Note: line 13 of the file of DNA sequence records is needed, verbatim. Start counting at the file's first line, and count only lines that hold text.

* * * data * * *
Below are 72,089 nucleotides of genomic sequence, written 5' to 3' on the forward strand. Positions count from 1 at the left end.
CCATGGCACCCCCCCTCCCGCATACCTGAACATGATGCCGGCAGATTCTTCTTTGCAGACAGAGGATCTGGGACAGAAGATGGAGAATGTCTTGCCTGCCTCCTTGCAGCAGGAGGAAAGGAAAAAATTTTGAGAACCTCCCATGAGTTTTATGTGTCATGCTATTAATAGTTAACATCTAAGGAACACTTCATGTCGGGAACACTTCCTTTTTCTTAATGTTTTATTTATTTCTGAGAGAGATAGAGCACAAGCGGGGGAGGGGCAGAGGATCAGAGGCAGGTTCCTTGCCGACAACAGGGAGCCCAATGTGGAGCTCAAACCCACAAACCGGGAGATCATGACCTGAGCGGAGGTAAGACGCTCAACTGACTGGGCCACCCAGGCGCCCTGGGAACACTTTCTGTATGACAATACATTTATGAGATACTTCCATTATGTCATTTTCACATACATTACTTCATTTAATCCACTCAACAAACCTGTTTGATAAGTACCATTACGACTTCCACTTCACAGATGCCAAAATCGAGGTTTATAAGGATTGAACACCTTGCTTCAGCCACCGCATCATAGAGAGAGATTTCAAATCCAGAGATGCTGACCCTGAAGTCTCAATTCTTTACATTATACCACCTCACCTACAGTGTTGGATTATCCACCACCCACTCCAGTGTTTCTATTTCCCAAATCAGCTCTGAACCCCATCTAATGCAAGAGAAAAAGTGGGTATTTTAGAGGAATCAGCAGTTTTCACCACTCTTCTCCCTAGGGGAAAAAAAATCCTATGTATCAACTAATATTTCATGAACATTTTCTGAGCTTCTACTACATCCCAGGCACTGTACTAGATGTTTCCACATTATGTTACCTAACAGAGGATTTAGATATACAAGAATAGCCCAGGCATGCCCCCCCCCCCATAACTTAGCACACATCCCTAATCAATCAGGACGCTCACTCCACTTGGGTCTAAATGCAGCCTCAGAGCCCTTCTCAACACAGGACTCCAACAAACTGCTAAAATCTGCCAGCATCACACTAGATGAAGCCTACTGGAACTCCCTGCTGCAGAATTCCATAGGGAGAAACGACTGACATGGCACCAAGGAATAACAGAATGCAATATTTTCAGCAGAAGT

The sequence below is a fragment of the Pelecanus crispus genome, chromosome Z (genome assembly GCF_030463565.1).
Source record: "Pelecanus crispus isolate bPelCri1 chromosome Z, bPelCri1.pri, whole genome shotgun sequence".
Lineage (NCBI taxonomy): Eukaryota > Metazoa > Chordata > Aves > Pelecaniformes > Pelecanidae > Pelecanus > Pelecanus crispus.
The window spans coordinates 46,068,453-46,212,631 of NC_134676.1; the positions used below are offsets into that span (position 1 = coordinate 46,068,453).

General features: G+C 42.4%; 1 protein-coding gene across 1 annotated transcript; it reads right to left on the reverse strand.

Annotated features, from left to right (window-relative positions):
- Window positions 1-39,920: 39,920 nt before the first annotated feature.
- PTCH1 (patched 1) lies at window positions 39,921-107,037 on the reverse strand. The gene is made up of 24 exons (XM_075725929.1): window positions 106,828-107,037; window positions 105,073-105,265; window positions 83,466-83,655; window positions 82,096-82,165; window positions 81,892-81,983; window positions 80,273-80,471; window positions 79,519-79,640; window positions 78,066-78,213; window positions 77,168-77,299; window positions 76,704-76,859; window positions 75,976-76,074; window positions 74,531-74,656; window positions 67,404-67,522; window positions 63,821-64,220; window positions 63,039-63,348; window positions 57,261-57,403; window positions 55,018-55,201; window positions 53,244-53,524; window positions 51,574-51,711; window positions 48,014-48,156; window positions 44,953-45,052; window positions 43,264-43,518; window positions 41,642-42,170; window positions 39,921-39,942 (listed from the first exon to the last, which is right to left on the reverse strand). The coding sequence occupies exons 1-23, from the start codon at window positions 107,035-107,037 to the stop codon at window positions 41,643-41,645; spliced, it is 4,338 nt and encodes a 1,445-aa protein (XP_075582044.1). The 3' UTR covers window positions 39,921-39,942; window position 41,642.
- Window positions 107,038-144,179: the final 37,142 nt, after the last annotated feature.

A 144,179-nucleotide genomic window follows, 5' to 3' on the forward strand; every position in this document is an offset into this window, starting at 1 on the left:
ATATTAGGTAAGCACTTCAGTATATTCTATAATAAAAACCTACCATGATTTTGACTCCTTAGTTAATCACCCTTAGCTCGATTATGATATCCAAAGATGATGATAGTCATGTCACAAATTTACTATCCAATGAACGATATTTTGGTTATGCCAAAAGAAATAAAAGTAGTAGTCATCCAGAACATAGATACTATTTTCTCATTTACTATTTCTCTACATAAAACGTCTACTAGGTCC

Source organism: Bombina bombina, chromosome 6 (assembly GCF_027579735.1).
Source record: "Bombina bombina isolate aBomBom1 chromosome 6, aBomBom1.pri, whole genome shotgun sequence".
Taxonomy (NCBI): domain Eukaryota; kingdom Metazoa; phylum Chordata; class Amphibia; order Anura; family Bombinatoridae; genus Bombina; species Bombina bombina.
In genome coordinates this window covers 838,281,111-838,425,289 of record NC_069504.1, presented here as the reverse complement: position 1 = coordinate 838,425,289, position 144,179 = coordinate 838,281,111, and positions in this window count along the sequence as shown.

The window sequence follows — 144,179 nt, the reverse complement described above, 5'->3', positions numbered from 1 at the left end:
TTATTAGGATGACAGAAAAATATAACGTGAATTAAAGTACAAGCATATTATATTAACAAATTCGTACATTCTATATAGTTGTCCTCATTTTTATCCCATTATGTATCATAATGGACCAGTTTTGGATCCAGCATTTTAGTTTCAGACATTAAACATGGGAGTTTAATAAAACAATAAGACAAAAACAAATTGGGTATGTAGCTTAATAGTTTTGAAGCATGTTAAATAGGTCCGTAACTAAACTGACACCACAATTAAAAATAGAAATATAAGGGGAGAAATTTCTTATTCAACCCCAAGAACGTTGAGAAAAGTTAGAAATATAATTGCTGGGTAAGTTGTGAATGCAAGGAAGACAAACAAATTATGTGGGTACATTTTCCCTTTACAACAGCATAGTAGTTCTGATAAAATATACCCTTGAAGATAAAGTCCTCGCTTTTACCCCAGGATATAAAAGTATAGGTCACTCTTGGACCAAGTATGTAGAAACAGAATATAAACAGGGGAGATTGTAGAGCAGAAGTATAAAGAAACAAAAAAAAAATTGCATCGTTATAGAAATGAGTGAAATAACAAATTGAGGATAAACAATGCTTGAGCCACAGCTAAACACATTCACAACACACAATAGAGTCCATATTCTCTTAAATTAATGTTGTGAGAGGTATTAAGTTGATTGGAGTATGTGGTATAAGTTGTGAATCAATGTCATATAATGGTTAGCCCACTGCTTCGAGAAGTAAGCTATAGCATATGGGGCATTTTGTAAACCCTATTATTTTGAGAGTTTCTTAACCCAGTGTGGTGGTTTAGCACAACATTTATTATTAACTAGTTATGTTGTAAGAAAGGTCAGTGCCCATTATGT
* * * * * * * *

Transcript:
ATATTAGGTAAGCACTTCAGTATATTCTATAATAAAAACCTACCATGATTTTGACTCCTTAGTTAATCACCCTTAGCTCGATTATGATATCCAAAGATGATGATAGTCATGTCACAAATTTACTATCCAATGAACGATATTTTGGTTATGCCAAAAGAAATAAAAGTAGTAGTCATCCAGAACATAGATACTATTTTCTCATTTACTATTTCTCTACATAAAACGTCTACTAGGTCC